Bad Boston

By PHOENIX STAFF  |  January 17, 2007

Meanwhile, the Globe’s Ron Borges is a fine boxing writer. But his football columns are tainted by his consuming, unquenchable hatred for the New England Patriots, especially head coach Bill Belichick, who’s won us three Super Bowls in the past five years. Then there’s WEEI, the powerhouse sports-talk station that’s all but antithetical to nuanced and knowledgeable sports discussion. Whether they’re running clueless blowhard Glen Ordway or crass bigot Gerry Callahan, the station caters to the lowest common denominator, whipping listeners into a racist, sexist, homophobic lather. Stop listening. Stop reading. Write letters and ask for offensive on-air “talent” to be fired. Support the city’s good sportswriters — Edes, Ryan, Silverman — and keep tabs on the bad ones at Boston Sports Media Watch and Dan Shaughnessy Watch. Get your news from Sons of Sam Horn. And if you need sports radio, tune in online to New York’s WFAN. Sure, they mostly talk about Yankees and Mets. But you learn more any time Mike and the Mad Dog spend even a half hour on the Red Sox than you do listening to an entire week of 1440 AM.

We need a drink
Hey, how about revamping our puzzlingly stingy, stifling, and anachronistic LIQUOR-LICENSING PROGRAM. In other cities across the commonwealth, liquor-license availability is tied to population growth, which triggers automatic increases and ensures there’s enough to go around. But not here. No, here, we have a paltry fixed number — one that rarely increases, and only after much deliberation.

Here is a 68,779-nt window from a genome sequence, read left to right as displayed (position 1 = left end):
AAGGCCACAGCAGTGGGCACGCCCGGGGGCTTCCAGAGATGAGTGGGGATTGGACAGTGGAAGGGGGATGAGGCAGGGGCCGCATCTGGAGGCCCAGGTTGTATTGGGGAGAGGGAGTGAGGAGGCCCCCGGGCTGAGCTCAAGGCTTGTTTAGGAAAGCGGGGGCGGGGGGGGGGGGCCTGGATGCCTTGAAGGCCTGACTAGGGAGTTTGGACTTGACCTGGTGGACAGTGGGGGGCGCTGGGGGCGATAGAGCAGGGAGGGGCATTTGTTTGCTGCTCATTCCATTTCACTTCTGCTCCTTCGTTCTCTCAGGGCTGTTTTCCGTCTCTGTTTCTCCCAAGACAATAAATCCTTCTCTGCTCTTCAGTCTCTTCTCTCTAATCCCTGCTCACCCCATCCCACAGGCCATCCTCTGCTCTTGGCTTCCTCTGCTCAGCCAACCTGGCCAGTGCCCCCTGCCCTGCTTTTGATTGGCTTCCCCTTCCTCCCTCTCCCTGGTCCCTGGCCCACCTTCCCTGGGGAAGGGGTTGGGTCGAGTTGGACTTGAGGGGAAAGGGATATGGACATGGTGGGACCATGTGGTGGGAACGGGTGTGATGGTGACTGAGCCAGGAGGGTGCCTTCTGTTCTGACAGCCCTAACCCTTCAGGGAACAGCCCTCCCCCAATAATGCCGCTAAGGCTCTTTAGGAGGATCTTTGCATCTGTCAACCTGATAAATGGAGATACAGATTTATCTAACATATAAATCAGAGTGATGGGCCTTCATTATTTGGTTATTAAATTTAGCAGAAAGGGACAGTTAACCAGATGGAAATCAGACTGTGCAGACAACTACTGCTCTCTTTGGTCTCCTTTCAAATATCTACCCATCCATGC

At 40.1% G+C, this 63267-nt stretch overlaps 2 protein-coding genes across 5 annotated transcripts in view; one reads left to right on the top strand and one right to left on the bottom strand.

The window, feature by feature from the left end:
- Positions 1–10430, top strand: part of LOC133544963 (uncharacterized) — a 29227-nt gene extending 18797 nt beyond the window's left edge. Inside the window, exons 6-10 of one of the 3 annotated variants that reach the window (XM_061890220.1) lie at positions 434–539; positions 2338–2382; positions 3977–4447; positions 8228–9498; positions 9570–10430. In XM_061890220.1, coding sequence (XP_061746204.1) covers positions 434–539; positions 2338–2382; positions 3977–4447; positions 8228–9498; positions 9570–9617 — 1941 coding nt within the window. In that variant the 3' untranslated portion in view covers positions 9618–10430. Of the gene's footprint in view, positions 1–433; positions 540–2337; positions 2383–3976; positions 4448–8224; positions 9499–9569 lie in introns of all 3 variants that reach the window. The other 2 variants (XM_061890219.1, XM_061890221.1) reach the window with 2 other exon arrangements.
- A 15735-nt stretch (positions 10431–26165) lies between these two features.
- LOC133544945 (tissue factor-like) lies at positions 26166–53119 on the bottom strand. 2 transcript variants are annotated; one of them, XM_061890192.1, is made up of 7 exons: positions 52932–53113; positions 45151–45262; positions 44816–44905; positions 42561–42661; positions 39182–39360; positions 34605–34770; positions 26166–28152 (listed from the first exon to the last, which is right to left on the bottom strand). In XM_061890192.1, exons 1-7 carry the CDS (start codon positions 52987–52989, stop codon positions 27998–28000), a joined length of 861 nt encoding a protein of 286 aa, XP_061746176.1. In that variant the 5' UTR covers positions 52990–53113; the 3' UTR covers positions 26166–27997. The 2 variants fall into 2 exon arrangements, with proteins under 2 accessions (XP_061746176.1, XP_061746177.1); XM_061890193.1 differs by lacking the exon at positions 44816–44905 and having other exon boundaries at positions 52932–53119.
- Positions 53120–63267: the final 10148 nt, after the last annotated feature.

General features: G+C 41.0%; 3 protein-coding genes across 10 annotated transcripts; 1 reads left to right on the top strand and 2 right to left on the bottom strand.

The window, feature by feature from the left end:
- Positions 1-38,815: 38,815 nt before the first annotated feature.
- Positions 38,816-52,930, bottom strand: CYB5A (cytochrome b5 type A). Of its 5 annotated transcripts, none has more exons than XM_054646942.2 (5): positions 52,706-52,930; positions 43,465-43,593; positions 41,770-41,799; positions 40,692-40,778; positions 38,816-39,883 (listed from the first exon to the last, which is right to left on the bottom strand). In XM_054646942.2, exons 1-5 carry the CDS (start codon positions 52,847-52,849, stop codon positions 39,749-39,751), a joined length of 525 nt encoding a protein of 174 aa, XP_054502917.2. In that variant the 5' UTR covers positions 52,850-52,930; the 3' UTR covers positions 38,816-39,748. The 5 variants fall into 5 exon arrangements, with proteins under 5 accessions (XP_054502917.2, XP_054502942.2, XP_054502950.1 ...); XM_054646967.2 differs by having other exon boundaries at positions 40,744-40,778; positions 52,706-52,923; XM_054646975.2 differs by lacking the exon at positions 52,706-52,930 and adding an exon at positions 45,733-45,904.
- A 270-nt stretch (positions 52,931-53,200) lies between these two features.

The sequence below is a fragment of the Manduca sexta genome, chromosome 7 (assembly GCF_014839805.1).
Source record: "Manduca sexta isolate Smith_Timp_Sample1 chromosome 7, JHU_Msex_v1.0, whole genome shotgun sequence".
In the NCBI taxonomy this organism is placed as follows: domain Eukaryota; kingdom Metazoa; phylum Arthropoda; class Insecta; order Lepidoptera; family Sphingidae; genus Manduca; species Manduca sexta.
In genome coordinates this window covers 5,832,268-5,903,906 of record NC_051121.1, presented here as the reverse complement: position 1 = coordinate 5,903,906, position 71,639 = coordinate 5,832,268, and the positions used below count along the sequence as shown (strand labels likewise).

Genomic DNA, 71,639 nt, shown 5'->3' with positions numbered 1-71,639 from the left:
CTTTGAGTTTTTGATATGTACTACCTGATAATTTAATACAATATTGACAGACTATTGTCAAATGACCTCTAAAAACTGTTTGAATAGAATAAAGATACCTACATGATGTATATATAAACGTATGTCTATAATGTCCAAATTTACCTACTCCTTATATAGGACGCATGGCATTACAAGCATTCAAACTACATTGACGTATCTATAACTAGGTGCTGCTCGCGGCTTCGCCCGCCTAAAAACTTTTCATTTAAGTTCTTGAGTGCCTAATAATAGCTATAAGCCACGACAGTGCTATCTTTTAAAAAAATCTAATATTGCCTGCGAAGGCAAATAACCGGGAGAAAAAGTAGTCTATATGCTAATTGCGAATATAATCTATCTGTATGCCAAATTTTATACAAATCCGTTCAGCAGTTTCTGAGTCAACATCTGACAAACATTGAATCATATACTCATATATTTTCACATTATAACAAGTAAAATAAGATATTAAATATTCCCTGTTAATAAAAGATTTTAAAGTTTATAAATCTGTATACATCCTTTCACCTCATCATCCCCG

In 2005, Boston was out of licenses. Nine-hundred-seventy restaurants had them, and at that number it would stay. If a newly opened eatery wanted one, its only hope was to wait until another establishment closed and then buy its license for astronomical prices — as much as $70,000 (beer and wine) or $300,000 (all-alcohol). All this, of course, has a way of squeezing out small neighborhood bars offering cheaper prices.

In the waning days of 2006, after a year-and-a-half battle with Beacon Hill, the Boston Licensing Board was finally allowed to issue 55 new, non-transferable licenses. They cost $200 for the application fee, plus an annual charge of $1500 to $2000.

This is a good thing. (Well, perhaps not for the restaurateurs who were forced to plunk down three grand for a license.) But it’s just a start. As the city grows and the economy chugs along, those 55 new licenses will be all bought up.

It’s time to loosen the grip dating back to 1906, when blue laws were written by bluebloods fearful of the Irish. That’s just lame.


Art for our sake
Boston touts itself as a cultural hub, and it’s got a right to. But it’s a high-art hub, with fabulous museums and theater, and a great symphony. This city would do well to BRING MORE ART TO STREET-LEVEL. More murals. More sidewalk sculpture (and no, that eyesore at the Porter Square T stop doesn’t count, nor do all those cows). What permanent visual-art installations do is set a tone in a city; they announce that this is a place that values the arts, that buzzes with creative energy. Boston should look to Cambridge (the Middle East mural comes to mind, among others) and the Cambridge Arts Council’s commitment to spending one percent of capital expenditures on the incorporation of public art.

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